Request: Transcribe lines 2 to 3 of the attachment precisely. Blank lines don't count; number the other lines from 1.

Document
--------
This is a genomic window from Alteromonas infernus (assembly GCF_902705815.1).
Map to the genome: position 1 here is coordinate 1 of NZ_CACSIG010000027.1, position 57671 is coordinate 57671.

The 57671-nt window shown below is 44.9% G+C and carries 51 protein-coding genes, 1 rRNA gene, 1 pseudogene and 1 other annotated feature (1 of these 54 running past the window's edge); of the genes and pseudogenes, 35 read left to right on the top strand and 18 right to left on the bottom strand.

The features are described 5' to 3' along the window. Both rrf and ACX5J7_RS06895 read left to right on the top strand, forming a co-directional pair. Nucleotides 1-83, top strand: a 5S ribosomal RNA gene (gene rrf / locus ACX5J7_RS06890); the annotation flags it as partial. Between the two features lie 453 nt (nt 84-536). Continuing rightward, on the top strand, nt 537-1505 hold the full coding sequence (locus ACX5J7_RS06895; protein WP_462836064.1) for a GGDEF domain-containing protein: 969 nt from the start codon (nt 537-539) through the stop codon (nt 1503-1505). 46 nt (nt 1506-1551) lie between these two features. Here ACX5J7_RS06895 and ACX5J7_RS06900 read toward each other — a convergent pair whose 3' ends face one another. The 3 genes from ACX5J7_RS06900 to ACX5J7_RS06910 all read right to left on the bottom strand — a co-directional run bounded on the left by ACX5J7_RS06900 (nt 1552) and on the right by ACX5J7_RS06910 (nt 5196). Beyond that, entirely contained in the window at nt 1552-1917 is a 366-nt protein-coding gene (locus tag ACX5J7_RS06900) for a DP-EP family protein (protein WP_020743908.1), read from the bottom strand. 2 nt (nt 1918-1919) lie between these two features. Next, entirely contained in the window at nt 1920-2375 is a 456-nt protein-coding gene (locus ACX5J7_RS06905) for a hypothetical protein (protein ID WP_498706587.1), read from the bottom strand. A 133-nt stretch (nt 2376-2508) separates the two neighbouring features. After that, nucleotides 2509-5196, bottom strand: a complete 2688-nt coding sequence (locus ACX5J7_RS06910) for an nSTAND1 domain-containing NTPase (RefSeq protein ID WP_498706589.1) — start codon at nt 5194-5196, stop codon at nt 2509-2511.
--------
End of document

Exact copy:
Map to the genome: position 1 here is coordinate 1 of NZ_CACSIG010000027.1, position 57671 is coordinate 57671.

The 57671-nt window shown below is 44.9% G+C and carries 51 protein-coding genes, 1 rRNA gene, 1 pseudogene and 1 other annotated feature (1 of these 54 running past the window's edge); of the genes and pseudogenes, 35 read left to right on the top strand and 18 right to left on the bottom strand.